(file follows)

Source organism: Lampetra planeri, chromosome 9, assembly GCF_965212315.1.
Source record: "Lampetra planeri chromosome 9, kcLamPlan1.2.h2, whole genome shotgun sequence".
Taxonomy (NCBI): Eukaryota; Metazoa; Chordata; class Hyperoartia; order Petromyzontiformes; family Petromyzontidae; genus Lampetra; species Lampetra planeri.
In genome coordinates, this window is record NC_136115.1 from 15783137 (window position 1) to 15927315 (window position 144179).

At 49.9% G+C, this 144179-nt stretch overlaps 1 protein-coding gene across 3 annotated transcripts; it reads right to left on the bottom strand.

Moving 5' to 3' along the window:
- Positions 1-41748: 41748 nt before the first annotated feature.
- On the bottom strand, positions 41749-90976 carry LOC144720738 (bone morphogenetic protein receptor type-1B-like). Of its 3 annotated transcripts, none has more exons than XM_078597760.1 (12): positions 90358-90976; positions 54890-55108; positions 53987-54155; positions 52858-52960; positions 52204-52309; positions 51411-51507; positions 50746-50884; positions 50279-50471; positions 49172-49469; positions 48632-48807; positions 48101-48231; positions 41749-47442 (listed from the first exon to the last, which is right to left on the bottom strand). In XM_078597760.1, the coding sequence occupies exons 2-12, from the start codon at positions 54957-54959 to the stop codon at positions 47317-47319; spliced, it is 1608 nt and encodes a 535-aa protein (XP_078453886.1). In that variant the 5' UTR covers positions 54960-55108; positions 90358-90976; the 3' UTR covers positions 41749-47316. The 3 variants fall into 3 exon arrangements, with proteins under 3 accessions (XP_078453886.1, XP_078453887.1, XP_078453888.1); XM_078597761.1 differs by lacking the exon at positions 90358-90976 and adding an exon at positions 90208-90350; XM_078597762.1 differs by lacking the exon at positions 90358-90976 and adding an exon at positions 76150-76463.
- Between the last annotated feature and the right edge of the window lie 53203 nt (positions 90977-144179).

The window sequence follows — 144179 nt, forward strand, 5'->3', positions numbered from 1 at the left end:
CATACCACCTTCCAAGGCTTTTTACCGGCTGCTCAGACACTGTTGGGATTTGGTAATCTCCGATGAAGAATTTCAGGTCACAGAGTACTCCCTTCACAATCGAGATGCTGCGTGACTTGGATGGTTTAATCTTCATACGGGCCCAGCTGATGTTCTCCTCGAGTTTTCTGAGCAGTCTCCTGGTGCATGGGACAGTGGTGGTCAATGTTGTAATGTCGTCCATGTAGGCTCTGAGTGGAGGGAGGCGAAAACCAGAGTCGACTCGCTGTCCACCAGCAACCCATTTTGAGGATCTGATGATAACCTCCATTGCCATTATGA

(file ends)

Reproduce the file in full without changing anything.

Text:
Source organism: Lampetra planeri, chromosome 9, assembly GCF_965212315.1.
Source record: "Lampetra planeri chromosome 9, kcLamPlan1.2.h2, whole genome shotgun sequence".
Taxonomy (NCBI): Eukaryota; Metazoa; Chordata; class Hyperoartia; order Petromyzontiformes; family Petromyzontidae; genus Lampetra; species Lampetra planeri.
In genome coordinates, this window is record NC_136115.1 from 15783137 (window position 1) to 15927315 (window position 144179).

At 49.9% G+C, this 144179-nt stretch overlaps 1 protein-coding gene across 3 annotated transcripts; it reads right to left on the bottom strand.

Moving 5' to 3' along the window:
- Positions 1-41748: 41748 nt before the first annotated feature.
- On the bottom strand, positions 41749-90976 carry LOC144720738 (bone morphogenetic protein receptor type-1B-like). Of its 3 annotated transcripts, none has more exons than XM_078597760.1 (12): positions 90358-90976; positions 54890-55108; positions 53987-54155; positions 52858-52960; positions 52204-52309; positions 51411-51507; positions 50746-50884; positions 50279-50471; positions 49172-49469; positions 48632-48807; positions 48101-48231; positions 41749-47442 (listed from the first exon to the last, which is right to left on the bottom strand). In XM_078597760.1, the coding sequence occupies exons 2-12, from the start codon at positions 54957-54959 to the stop codon at positions 47317-47319; spliced, it is 1608 nt and encodes a 535-aa protein (XP_078453886.1). In that variant the 5' UTR covers positions 54960-55108; positions 90358-90976; the 3' UTR covers positions 41749-47316. The 3 variants fall into 3 exon arrangements, with proteins under 3 accessions (XP_078453886.1, XP_078453887.1, XP_078453888.1); XM_078597761.1 differs by lacking the exon at positions 90358-90976 and adding an exon at positions 90208-90350; XM_078597762.1 differs by lacking the exon at positions 90358-90976 and adding an exon at positions 76150-76463.
- Between the last annotated feature and the right edge of the window lie 53203 nt (positions 90977-144179).

The window sequence follows — 144179 nt, forward strand, 5'->3', positions numbered from 1 at the left end:
CATACCACCTTCCAAGGCTTTTTACCGGCTGCTCAGACACTGTTGGGATTTGGTAATCTCCGATGAAGAATTTCAGGTCACAGAGTACTCCCTTCACAATCGAGATGCTGCGTGACTTGGATGGTTTAATCTTCATACGGGCCCAGCTGATGTTCTCCTCGAGTTTTCTGAGCAGTCTCCTGGTGCATGGGACAGTGGTGGTCAATGTTGTAATGTCGTCCATGTAGGCTCTGAGTGGAGGGAGGCGAAAACCAGAGTCGACTCGCTGTCCACCAGCAACCCATTTTGAGGATCTGATGATAACCTCCATTGCCATTATGA